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TEKsystems, a leading provider of IT staffing solutions, IT talent management expertise and IT services, recently partnered with IDG Research Services to explore the attributes of successful mobile outsourcing partnerships. More than 230 IT and business decision-makers involved in their organization’s mobility strategy development and initiatives participated in the January 2013 study.
In the last decade, the cellular phone market has evolved from mobile phones to feature phones to PDAs to smartphones. Consumers have responded to the enhanced communication capabilities, increased ability to interact and the convenience of mobile devices, and the market has grown quickly. The pace and complexity of change has meant that most organizations have found themselves in unchartered territory.
Far from a passing trend, Forrester believes that mobile is the “flash point for a holistic, far-reaching change” for businesses.1 Gartner estimates mobile transaction volume averaging 42 percent annual year over year growth between 2011 and 2016, and they forecast the worth of the mobile market at $617 billion with 448 million users by 2016.2 This does not include the business process transformation and optimization opportunities around leveraging new mobile technologies and the portability of access to back-end systems. The ever-increasing customer adoption and utilization of smartphones, tablets and other mobile devices means that organizations must enter the mobility arena in some capacity or they will surely be left behind competitively.
While most organizations’ mobile strategies are at various stages of maturity, many seem to need help, as three-quarters (78 percent) rank their mobility strategies at low to medium maturity. The lack of maturity is likely due to the inherent challenges in the fast moving and fragmented ecosystem that makes up the mobile landscape. These challenges include but are not limited to the comprehensive workforce strategy required to attract, retrain and/or utilize the specialized resources required for developing and maintaining effective mobile applications. Additionally, nearly half of respondents do not have a mobility Center of Excellence (COE) specifically designed to address the rapidly evolving and unique mobile environment, including an effective quality assurance (QA) strategy, user interface technology and a short cycle, highly collaborative, mobile-adapted, agile and iterative software development lifecycle (SDLC), further corroborating that most mobility efforts are not as evolved or able to support end-to-end development.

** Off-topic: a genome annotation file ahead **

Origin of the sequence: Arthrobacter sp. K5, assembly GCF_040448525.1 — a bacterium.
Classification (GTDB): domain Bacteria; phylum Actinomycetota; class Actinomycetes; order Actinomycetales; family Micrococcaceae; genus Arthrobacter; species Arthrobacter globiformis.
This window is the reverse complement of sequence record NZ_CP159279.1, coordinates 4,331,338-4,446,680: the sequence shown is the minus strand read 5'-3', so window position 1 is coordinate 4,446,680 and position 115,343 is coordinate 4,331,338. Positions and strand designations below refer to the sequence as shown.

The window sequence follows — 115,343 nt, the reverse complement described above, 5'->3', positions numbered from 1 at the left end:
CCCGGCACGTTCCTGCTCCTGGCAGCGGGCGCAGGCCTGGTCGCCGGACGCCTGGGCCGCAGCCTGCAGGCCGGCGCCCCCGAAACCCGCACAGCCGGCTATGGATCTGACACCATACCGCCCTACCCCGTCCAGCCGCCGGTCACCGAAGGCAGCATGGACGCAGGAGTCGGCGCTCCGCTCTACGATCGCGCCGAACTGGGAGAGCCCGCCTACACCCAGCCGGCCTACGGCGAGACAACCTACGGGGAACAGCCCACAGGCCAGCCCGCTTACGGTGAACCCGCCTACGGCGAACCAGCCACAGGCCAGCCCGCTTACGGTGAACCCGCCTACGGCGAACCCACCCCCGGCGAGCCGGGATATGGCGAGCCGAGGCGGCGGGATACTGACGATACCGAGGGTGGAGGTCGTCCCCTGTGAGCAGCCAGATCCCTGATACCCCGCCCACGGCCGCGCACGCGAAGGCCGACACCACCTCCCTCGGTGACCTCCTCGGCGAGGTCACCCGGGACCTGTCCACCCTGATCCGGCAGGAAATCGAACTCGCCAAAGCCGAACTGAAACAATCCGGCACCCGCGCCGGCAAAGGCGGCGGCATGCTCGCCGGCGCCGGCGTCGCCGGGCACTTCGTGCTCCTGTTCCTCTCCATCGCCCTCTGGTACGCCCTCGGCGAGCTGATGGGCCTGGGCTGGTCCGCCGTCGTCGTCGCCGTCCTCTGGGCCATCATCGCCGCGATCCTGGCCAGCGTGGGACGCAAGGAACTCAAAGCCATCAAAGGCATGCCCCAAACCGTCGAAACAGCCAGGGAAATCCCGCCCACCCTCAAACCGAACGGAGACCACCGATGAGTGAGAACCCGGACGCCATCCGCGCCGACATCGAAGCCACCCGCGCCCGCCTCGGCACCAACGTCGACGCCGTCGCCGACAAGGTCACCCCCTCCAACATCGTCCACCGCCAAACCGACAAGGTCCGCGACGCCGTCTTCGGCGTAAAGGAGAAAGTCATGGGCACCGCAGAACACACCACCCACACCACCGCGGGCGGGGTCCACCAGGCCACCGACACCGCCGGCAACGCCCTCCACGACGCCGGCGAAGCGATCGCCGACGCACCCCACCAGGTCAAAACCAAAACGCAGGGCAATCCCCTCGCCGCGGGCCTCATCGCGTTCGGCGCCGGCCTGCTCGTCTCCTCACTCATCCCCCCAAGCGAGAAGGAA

While most organizations’ mobile strategies are at various stages of maturity, many seem to need help, as three-quarters (78 percent) rank their mobility strategies at low to medium maturity.
By partnering with a trusted vendor who is organized and aligned to address the needs unique to the mobile landscape for outsourced support, clients can improve time to market, maximize their investment in mobile technology and position themselves for success.
In an effort to better understand the mobility landscape, TEKsystems commissioned IDG to survey Computerworld’s audience regarding their organizations’ mobility strategy, the approaches they have pursued or are pursuing in implementing mobile technology within their organization and the various ways providers have addressed or plan to address select mobility obstacles. The findings presented here summarize the results of the survey.
Over a third of respondents, 38 percent, choose to outsource the development of mobile applications. The two most commonly cited reasons for outsourcing relate to the difficulty in resolving resource or skill gaps, as 67 percent cited issues with lack of expertise in-house and 56 percent claimed mobile technology was not a core competency. Other benefits to outsourcing include speed, as an outside vendor can bring a project to completion faster; cost-efficiency; improved quality and increased agility.
On average, respondents currently partner with two external vendors for mobile support, but some partner with as many as five. Respondents tend to agree that less is more and nearly one quarter would rather partner with fewer vendors. Further, the majority agree they’d like to see improvement in these partnerships: 60 percent are looking for a better experience from their mobile vendors. The results of our survey indicate that respondents would like to see the following attributes and qualities from their mobile vendors: